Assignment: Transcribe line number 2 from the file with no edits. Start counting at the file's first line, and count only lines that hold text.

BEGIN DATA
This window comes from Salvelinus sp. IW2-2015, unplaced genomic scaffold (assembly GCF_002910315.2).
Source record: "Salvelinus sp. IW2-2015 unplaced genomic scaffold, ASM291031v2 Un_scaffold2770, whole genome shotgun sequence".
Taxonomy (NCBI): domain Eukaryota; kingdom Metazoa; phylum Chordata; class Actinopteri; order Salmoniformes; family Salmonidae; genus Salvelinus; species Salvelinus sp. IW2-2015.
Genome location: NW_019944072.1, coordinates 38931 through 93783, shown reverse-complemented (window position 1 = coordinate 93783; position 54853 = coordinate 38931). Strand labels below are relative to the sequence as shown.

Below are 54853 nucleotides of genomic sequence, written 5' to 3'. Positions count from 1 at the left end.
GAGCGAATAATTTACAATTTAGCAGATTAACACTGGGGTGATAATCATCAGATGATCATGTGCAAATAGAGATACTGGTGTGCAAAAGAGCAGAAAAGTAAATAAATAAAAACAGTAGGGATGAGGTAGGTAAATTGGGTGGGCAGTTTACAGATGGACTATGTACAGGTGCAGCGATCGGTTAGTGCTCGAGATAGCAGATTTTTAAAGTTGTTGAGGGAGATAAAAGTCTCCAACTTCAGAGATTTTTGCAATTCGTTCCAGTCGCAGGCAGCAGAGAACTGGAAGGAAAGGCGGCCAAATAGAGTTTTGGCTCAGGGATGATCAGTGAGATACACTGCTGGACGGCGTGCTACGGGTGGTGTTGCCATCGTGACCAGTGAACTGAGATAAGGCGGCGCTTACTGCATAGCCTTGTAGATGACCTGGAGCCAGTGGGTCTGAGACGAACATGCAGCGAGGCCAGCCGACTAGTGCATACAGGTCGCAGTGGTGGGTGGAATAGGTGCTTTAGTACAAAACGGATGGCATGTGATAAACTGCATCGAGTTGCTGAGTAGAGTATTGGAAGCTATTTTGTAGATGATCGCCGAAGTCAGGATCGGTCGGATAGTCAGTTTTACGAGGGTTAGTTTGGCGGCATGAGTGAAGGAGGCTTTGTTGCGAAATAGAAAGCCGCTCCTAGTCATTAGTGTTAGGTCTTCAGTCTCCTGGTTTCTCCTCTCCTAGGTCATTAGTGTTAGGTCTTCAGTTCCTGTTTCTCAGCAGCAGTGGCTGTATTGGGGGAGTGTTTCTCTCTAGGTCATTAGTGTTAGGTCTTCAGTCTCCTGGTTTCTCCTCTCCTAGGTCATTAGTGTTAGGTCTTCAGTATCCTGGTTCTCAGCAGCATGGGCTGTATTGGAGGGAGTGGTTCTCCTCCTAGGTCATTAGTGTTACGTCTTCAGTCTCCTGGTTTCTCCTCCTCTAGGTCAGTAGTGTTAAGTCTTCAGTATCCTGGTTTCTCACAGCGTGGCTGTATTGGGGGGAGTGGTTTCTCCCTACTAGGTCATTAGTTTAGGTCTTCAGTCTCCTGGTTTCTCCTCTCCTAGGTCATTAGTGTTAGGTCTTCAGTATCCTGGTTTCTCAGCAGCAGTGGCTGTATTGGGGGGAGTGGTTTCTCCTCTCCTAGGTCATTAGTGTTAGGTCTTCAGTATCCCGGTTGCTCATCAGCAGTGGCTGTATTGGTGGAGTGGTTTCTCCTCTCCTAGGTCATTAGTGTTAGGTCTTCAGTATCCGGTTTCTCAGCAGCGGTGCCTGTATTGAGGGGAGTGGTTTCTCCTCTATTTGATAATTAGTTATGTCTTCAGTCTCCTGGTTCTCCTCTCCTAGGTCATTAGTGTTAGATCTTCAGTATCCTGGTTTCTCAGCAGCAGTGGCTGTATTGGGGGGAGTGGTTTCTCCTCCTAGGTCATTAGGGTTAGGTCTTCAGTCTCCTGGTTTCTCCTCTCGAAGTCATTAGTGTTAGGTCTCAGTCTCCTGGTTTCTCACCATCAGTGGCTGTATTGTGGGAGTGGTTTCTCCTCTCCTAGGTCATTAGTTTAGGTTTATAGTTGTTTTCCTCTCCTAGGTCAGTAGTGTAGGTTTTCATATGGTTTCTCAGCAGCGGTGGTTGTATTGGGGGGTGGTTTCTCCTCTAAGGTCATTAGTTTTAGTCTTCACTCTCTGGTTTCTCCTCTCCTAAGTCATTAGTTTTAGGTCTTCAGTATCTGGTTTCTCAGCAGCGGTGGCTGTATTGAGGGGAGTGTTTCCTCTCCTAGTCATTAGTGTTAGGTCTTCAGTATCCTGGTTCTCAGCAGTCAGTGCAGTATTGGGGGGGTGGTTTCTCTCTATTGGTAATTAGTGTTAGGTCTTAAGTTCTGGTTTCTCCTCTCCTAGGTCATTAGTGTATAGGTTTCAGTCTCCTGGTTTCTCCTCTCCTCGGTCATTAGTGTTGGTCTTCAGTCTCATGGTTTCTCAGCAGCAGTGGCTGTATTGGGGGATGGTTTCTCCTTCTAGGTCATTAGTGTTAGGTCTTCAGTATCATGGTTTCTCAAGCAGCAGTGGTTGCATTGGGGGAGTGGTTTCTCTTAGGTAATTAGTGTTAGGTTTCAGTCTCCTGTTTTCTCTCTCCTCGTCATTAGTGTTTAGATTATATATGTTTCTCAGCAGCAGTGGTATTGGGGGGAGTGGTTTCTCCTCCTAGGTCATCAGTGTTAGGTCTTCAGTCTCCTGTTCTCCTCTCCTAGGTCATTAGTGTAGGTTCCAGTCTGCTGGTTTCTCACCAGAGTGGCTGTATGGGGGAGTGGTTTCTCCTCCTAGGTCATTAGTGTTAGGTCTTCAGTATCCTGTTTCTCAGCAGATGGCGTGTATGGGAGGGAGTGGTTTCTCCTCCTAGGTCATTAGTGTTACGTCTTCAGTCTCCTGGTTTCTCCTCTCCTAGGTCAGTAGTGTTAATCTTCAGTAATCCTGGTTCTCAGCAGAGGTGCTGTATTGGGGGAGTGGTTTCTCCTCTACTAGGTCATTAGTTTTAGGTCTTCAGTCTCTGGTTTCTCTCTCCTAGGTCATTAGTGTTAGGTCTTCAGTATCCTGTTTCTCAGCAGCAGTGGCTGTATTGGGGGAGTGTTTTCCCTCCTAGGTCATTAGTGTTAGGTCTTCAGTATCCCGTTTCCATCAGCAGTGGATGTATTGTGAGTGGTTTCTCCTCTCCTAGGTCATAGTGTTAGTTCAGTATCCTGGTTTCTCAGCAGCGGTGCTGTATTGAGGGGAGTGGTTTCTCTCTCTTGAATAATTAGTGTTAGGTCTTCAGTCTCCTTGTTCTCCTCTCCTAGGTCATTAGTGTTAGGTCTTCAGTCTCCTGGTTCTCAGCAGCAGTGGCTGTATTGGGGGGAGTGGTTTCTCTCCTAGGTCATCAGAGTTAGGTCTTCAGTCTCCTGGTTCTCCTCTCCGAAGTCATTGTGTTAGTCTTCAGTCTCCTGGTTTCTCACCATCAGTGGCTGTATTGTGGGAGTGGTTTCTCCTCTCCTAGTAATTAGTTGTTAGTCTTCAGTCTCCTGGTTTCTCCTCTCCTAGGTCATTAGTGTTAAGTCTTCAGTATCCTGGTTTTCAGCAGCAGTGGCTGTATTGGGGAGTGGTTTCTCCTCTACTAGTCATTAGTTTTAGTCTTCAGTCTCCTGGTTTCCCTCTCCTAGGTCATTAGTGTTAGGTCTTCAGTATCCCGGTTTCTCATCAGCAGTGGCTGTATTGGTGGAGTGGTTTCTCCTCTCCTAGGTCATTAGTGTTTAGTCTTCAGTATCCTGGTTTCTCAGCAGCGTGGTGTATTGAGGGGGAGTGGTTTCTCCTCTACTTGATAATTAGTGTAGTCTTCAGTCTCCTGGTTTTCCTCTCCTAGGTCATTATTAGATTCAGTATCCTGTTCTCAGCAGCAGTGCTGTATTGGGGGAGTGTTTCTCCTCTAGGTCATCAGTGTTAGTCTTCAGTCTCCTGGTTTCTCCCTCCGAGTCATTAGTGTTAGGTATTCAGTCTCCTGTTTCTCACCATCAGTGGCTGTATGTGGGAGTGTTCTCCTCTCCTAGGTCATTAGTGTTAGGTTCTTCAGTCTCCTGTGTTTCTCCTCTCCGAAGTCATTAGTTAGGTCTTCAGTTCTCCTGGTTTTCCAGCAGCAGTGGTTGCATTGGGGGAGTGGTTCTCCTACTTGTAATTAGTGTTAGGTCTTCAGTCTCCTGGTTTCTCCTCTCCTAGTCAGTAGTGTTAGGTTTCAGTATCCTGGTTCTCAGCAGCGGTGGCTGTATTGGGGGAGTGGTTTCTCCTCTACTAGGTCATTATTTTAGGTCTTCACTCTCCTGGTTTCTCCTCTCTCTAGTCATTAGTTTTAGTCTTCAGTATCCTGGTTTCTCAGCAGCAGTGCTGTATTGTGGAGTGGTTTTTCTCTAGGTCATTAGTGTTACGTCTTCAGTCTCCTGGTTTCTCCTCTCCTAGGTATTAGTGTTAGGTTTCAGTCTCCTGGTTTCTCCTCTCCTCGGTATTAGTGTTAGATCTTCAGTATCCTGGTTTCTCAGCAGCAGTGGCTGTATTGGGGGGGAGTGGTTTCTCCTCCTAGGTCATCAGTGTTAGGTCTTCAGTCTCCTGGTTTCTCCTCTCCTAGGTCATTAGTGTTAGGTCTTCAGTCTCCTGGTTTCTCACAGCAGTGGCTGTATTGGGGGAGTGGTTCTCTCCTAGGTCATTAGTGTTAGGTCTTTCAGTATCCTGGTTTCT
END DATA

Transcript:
Source record: "Salvelinus sp. IW2-2015 unplaced genomic scaffold, ASM291031v2 Un_scaffold2770, whole genome shotgun sequence".